Cherub (dinghy)

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Class symbol
Hull weight50 kg (110 lb)
LOA3.658 m (12.00 ft)
Beam1.753 m (5 ft 9.0 in)

The Cherub is a 12 feet long, high performance,[1] two-person, Planing dinghy first designed in 1951 in New Zealand by John Spencer [2] (d 1994). The class is a development (or "box rule") class, allowing for significant variation in design between different boats within the rule framework. The minimum hull weight was originally 110 lbs.


In 1951 New Zealand naval architect John Spencer designed a 12 foot dinghy for his friend Ray Early to sail on Auckland Harbour. The boat was built to race in the Pennant Class and was named Cherub. Its superiority over other designs in the Pennant Class was immediately evident. Within a very short period of time a number of boats were racing in Auckland. A New Zealand class owner’s association was established in 1952.[3]

The first manufacturer in the United Kingdom was McCutcheon's of Cowes in 1956. By 1963 there were 112 Cherubs registered in the UK.[4] Basil Wright was instrumental in introducing the class to Australia when a fleet of six Cherubs were built at the Mounts Bay Sailing Club for the 1960-61 sailing season. The class spread quickly in Australia and when the first Australian National Championships were raced in 1963-64 at Newhaven Yacht Squadron in Victoria, there were representatives from Western Australia, Victoria and Queensland.[5]

The Cherub Class International Association was formed in 1967. The inaugural World Championship were sailed in Perth Western Australia in early 1970.[5]


The Cherub is a high performance two person dinghy.

The Cherub is Bermuda-rigged with trapeze(s), and has a crew of two. The Cherub has been through a number of changes. In the 1950s the designs had considerable keel rocker. The most popular design from this era was Spencer's Mk7 built in plywood but by 1971 most successful designs had much less rocker and flatter sections aft to promote planning. Considerable care was needed to achieve the 110 lbs hull weight. In 1970 the small jib was enlarged to an overlapping genoa about 8 square feet bigger. By the late 1960s new boats were being built with aluminium masts which were lighter and stiffer. Up to 1980 boats were generally built from 3 and 4 mm plywood but after this some were made from foam sandwich construction pioneered by Russell Bowler in New Zealand. Some Cherubs did dual service in New Zealand sailing in the Q class (unrestricted 12 ft). The Cherub hull was used with a short bowsprit, a taller mast and much larger sail area with both the crew and skipper using trapezes.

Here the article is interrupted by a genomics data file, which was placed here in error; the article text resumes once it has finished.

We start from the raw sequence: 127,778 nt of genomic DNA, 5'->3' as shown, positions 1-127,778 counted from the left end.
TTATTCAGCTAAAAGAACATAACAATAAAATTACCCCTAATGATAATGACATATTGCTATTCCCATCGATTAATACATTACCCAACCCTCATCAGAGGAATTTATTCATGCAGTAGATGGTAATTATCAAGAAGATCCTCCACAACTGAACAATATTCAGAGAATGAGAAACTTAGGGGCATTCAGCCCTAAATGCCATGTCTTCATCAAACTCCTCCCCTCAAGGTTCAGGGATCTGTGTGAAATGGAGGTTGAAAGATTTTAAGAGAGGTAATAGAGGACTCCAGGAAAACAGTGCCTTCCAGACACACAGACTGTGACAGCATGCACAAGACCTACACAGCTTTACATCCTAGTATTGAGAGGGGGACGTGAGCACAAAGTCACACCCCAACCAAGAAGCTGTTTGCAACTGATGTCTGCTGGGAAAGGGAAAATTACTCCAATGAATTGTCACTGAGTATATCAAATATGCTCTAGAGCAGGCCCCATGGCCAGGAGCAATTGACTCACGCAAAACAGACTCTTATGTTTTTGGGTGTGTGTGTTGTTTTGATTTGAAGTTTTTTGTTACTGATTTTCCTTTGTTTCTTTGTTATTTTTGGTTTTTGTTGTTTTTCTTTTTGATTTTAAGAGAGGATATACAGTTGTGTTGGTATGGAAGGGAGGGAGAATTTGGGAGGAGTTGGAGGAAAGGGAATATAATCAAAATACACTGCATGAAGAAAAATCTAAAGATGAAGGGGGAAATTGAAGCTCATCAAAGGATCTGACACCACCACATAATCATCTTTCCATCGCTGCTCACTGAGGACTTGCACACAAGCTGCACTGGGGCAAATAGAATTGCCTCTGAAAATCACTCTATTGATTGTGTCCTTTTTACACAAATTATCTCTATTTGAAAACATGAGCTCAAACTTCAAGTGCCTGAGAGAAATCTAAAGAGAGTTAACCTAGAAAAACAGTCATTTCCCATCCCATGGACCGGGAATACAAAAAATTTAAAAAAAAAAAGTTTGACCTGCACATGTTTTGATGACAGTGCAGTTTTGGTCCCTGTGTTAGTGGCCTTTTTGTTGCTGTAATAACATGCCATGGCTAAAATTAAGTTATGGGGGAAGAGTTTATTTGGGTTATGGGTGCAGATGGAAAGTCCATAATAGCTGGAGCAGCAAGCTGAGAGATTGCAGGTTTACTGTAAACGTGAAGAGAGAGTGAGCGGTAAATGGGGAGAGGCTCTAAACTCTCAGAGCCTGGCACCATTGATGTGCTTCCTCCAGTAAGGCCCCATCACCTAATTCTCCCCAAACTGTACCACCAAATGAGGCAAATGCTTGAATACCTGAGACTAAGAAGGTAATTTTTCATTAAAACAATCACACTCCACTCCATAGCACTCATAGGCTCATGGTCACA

Current Cherubs use an asymmetric spinnaker system but earlier boats used relatively large double luff spinnakers and used a notably long (9 foot) spinnaker pole. Cherubs have a high power-to-weight ratio and are very quick downwind in stronger breezes but can be slow upwind in lighter airs compared to longer boats.

The class differs in detail specification between the Northern and Southern Hemispheres. The Northern boats, often referred to as UK Cherubs, use a second trapeze and permit appreciably larger sails than the Southern Hemisphere boats.

The UK Cherub has a RYA Portsmouth number of 930.[6]

Sailing and Racing[edit]

Cherub dinghy sailing on Sydney Harbour

Many Cherub sailors are in their late teens or early twenties but the flexibility of the class and the Cherub’s great sailing qualities mean that they are also attractive to many older sailors. Many women sail Cherubs, both as skippers and as crews. Husband/wife, boyfriend/girlfriend, brother/sister and parent/child combinations of crew are common. In the 1960s and 1970s the Cherub was a popular sailing dinghy in New Zealand when they were mainly amateur built. Cherubs are nowadays mainly sailed in Australia and the UK, with some boats in other countries, notably France and small numbers in New Zealand.



  • Australian Cherub National Championships

United Kingdom[edit]

  • United Kingdom Cherub National Championships


  • World Championships


  1. ^ See "Electrifying Performance". Cherubs have been videod at 25 knots (46 km/h)
  2. ^ John Spencer - a brief biography Archived September 11, 2006, at the Wayback Machine.
  3. ^ Felton, Robert (June 1963). "About These Cherubs" (PDF). Power Boat and Yachting (Australia).
  4. ^ Bird, Vanessa (2012). Classic Classes. Allard Coles Nautical. p. 17.
  5. ^ a b "History of the Cherub Class". UK Cherub Class Owners Association. Retrieved 15 July 2018.
  6. ^ "Portsmouth Number List 2012". Royal Yachting Association. Retrieved 31 July 2012.

Other Classes of dinghies[edit]